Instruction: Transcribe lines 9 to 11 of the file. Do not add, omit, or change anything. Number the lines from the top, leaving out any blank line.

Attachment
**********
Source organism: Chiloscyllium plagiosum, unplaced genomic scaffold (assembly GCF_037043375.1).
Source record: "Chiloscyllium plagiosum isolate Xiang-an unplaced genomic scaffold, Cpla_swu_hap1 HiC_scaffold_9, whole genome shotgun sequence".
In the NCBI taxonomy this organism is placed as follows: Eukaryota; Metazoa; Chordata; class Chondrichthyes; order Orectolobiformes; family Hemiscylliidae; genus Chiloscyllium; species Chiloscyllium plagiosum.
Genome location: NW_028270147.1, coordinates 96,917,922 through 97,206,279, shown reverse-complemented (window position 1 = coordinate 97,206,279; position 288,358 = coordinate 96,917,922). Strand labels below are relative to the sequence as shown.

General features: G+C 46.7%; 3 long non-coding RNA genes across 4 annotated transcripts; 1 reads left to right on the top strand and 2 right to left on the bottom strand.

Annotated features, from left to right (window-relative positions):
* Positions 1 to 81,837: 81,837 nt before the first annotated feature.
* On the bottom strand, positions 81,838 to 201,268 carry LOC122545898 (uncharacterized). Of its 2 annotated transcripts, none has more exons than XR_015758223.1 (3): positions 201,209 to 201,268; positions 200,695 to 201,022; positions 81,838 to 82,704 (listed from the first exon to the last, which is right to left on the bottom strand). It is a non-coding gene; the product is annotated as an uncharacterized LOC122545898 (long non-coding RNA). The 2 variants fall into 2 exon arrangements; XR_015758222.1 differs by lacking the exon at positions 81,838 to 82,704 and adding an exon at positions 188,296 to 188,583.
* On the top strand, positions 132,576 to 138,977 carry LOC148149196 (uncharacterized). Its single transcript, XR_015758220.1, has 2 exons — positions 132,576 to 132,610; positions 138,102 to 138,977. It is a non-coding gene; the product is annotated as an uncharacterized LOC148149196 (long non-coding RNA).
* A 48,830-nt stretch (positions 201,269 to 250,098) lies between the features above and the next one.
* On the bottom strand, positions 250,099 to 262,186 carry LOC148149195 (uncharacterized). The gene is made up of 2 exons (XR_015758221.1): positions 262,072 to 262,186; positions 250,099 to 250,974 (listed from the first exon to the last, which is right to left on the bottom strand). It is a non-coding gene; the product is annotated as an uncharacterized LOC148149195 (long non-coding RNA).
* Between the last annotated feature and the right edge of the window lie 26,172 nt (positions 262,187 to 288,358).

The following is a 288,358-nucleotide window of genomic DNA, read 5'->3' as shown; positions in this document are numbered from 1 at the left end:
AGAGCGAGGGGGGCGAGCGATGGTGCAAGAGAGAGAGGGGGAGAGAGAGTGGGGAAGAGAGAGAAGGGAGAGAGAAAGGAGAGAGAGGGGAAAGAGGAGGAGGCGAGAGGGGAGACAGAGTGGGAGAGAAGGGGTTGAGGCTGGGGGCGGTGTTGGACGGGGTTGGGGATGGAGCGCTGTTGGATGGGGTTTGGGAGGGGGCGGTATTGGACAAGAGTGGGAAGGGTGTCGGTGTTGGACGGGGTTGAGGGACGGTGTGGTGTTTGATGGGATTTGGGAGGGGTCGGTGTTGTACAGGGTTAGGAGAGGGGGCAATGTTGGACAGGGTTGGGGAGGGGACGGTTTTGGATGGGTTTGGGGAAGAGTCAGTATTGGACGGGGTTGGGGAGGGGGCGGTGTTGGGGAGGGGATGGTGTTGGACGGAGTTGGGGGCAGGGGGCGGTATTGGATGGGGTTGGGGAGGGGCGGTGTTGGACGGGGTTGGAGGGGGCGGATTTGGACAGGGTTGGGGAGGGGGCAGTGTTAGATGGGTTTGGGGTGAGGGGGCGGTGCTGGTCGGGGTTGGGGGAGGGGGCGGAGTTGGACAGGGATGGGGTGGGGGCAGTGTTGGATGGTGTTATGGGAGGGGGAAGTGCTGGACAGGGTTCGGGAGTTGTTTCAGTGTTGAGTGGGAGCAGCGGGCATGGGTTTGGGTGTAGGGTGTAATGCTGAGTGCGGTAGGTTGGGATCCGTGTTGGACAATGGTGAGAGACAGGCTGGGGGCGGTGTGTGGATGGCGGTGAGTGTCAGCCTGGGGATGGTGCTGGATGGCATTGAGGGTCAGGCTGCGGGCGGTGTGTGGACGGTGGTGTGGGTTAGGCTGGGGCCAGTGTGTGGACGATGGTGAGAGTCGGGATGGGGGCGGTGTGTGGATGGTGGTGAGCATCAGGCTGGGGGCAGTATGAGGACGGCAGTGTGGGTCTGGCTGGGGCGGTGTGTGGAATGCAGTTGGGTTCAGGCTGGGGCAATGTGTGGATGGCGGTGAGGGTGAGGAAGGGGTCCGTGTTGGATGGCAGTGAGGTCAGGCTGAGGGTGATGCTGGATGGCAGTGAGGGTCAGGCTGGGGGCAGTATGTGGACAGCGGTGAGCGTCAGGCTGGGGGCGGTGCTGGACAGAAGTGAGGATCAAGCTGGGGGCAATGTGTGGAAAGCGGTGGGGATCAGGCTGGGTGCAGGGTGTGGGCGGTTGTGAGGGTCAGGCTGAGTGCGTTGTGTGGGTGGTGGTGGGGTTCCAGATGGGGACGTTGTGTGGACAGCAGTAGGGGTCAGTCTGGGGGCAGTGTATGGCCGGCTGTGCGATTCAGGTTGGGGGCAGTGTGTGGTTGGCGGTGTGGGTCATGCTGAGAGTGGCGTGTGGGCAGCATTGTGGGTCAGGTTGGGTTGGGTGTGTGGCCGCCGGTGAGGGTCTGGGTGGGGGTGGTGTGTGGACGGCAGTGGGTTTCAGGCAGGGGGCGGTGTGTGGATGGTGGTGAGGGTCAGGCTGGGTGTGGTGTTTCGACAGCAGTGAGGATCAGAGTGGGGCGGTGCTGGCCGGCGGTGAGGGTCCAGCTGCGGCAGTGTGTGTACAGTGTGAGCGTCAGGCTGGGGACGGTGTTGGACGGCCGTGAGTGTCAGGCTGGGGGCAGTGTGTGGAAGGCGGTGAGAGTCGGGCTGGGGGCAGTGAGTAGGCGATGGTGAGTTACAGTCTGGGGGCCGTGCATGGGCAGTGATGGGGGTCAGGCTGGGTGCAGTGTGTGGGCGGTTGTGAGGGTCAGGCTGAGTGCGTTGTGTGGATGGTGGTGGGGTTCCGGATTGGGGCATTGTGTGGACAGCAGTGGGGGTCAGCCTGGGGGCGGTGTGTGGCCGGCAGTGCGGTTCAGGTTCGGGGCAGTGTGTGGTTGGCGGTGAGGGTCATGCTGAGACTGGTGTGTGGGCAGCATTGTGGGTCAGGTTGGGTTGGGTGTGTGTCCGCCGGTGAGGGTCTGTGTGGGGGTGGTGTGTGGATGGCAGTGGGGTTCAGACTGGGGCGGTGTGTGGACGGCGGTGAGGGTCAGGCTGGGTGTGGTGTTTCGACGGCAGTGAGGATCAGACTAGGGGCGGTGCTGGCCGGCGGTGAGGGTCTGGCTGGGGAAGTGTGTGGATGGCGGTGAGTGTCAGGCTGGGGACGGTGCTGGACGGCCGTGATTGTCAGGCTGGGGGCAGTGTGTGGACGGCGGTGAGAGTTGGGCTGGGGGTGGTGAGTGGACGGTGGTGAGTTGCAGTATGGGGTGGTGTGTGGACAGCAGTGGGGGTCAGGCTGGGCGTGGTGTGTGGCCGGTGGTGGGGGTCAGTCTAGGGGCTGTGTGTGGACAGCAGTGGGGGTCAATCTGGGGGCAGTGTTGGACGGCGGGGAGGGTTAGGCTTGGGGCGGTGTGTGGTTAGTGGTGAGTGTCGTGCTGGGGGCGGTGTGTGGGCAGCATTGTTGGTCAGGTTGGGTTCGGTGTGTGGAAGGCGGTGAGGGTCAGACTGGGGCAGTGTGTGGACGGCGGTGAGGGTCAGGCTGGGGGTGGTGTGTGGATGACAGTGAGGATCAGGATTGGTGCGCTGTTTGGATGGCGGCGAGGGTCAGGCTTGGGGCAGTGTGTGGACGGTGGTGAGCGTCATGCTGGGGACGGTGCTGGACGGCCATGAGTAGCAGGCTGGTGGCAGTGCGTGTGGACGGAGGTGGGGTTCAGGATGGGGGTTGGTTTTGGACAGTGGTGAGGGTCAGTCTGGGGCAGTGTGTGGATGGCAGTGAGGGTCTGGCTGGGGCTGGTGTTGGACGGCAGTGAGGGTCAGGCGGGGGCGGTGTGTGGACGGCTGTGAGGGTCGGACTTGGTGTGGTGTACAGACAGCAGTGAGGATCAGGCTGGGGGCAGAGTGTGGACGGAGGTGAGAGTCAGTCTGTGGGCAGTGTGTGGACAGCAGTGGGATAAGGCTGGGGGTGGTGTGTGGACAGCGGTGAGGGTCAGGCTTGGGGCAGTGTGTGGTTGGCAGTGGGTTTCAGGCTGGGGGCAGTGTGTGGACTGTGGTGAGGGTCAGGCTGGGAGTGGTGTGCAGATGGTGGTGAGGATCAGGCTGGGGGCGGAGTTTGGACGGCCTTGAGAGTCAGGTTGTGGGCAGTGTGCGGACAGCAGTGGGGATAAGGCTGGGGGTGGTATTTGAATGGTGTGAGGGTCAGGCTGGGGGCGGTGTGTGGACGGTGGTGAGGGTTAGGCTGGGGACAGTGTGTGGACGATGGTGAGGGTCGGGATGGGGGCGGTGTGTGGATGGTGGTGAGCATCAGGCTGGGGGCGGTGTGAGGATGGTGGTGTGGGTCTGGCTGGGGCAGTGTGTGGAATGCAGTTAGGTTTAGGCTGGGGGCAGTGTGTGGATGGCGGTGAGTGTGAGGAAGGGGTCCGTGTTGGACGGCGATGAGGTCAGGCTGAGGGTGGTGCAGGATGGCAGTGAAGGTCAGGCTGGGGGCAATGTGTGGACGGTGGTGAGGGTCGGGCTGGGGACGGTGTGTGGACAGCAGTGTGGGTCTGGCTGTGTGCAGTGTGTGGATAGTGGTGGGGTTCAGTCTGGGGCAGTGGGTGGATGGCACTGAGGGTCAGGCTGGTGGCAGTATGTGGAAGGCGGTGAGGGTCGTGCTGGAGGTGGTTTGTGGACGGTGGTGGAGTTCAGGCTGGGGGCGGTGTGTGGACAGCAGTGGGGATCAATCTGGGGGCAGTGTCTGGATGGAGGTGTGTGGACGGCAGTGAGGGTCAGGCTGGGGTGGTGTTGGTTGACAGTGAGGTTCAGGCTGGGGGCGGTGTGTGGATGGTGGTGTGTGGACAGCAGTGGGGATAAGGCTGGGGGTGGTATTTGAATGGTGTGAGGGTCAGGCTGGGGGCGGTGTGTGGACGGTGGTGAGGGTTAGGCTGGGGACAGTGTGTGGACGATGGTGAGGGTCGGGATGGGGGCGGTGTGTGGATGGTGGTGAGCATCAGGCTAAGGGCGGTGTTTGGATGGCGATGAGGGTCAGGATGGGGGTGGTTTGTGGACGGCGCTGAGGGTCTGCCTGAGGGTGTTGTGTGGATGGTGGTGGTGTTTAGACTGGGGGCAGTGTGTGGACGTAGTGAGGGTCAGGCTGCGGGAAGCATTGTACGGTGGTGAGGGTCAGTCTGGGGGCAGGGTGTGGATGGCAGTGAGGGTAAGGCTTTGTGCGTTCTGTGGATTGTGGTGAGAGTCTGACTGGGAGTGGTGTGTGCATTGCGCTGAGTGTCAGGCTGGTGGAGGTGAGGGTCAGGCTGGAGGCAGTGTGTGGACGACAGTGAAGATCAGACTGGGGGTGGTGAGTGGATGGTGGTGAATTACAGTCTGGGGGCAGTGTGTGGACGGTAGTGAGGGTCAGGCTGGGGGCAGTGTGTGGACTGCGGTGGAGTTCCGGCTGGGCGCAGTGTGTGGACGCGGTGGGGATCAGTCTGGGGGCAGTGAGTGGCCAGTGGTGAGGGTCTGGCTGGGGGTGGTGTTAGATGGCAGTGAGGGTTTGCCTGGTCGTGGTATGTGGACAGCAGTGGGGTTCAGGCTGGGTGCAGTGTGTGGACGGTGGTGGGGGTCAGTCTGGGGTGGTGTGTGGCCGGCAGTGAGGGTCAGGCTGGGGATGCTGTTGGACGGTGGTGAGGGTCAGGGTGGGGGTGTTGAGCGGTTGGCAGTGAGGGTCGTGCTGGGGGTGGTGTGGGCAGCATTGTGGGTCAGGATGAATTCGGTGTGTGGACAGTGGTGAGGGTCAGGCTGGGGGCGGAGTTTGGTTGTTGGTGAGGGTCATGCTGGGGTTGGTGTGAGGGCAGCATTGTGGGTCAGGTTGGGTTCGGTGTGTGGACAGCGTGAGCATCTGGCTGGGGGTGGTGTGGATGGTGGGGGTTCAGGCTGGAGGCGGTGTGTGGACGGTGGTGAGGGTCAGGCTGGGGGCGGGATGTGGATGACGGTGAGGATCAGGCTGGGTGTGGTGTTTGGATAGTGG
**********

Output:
* On the top strand, positions 132,576 to 138,977 carry LOC148149196 (uncharacterized). Its single transcript, XR_015758220.1, has 2 exons — positions 132,576 to 132,610; positions 138,102 to 138,977. It is a non-coding gene; the product is annotated as an uncharacterized LOC148149196 (long non-coding RNA).
* A 48,830-nt stretch (positions 201,269 to 250,098) lies between the features above and the next one.
* On the bottom strand, positions 250,099 to 262,186 carry LOC148149195 (uncharacterized). The gene is made up of 2 exons (XR_015758221.1): positions 262,072 to 262,186; positions 250,099 to 250,974 (listed from the first exon to the last, which is right to left on the bottom strand). It is a non-coding gene; the product is annotated as an uncharacterized LOC148149195 (long non-coding RNA).